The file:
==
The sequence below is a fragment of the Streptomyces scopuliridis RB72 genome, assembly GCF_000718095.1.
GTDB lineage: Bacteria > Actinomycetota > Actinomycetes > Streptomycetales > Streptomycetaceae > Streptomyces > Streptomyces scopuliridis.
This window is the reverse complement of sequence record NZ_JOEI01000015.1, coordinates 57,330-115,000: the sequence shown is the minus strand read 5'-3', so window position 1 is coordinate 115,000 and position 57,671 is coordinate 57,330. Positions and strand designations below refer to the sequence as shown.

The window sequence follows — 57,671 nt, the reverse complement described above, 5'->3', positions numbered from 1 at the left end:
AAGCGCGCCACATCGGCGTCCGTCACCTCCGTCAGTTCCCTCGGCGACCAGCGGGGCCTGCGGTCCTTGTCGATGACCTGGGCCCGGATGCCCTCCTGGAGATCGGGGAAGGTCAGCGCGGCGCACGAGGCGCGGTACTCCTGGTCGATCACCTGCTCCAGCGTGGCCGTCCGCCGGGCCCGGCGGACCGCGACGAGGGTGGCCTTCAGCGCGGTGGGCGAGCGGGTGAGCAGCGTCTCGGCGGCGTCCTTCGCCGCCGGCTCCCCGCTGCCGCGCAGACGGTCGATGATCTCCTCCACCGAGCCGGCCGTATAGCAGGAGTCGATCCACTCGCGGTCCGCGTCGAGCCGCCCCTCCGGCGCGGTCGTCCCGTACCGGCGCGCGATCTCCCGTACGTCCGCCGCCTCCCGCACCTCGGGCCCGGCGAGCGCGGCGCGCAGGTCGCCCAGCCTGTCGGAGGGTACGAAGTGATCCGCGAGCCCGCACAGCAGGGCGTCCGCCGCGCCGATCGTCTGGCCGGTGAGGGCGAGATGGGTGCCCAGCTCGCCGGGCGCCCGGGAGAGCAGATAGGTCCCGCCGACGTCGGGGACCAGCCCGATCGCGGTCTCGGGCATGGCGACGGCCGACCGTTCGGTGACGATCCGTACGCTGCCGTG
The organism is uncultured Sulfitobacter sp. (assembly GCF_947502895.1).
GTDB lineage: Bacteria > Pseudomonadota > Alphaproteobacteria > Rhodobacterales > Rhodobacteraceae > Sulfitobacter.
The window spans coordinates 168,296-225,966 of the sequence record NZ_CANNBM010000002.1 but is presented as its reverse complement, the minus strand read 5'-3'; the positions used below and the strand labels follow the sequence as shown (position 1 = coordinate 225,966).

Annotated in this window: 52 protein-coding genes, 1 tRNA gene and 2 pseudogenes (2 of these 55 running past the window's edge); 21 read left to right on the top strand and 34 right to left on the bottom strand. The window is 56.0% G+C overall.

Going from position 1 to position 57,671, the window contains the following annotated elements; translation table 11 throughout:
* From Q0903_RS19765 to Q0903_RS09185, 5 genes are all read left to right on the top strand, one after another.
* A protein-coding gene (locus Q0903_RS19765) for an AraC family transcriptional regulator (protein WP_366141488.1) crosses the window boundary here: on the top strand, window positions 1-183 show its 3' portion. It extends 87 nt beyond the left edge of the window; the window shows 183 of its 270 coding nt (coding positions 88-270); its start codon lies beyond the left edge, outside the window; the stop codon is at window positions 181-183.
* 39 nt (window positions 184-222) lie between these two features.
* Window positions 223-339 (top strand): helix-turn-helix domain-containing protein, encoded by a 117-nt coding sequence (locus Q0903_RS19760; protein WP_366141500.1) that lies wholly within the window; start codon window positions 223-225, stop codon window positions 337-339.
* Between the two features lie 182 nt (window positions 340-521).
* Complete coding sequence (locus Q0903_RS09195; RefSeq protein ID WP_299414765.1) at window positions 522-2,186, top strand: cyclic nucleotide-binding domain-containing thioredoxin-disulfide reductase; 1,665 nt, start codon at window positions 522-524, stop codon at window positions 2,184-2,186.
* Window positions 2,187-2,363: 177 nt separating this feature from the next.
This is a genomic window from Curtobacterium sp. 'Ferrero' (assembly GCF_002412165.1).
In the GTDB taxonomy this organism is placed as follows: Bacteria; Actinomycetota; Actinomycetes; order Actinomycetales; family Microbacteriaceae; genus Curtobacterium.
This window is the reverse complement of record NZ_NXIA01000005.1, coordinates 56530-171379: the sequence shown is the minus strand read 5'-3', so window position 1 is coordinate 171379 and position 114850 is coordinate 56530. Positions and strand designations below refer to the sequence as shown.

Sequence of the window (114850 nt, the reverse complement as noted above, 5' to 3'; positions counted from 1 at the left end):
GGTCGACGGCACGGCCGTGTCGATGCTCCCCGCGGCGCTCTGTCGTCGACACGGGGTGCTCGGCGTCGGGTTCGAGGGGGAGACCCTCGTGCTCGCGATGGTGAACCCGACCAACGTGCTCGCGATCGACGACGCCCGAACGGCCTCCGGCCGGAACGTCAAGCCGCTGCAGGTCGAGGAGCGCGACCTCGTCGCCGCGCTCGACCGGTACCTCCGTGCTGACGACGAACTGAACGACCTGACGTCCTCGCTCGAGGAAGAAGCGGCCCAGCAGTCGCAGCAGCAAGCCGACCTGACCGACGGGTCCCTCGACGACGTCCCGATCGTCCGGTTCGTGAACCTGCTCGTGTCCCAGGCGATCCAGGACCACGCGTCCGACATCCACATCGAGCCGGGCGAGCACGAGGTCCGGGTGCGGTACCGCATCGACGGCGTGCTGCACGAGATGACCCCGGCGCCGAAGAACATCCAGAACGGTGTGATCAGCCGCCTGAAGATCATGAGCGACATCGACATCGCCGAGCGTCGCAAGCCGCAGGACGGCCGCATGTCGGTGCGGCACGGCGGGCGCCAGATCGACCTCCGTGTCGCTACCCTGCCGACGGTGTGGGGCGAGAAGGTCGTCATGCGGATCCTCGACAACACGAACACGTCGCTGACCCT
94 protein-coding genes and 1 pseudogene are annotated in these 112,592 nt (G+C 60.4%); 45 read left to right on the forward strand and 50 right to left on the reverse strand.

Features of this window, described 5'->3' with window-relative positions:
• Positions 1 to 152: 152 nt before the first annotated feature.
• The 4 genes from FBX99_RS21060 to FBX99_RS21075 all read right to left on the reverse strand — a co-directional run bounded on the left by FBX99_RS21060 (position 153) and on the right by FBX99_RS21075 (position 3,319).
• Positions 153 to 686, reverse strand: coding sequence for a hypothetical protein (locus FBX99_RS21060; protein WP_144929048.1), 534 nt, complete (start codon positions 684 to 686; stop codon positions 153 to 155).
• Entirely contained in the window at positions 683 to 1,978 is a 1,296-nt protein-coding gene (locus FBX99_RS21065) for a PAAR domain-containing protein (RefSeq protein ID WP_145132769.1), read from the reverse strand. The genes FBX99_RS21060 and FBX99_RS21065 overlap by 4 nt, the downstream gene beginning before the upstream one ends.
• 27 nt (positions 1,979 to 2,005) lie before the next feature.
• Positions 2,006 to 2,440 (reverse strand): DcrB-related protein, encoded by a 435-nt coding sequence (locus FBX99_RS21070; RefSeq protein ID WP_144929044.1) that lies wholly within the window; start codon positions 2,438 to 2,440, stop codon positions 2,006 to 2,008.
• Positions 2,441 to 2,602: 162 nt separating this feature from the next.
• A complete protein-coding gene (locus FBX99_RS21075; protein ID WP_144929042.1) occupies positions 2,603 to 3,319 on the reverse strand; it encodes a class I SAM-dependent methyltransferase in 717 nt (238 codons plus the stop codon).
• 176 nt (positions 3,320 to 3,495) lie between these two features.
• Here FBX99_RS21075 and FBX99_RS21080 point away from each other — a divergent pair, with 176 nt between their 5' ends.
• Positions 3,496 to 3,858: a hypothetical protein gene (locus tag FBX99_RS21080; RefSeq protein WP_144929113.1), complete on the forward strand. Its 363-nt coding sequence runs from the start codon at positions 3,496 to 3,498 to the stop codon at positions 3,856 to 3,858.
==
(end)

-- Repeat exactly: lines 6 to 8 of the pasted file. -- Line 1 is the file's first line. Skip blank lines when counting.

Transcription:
The organism is uncultured Sulfitobacter sp. (assembly GCF_947502895.1).
GTDB lineage: Bacteria > Pseudomonadota > Alphaproteobacteria > Rhodobacterales > Rhodobacteraceae > Sulfitobacter.
The window spans coordinates 168,296-225,966 of the sequence record NZ_CANNBM010000002.1 but is presented as its reverse complement, the minus strand read 5'-3'; the positions used below and the strand labels follow the sequence as shown (position 1 = coordinate 225,966).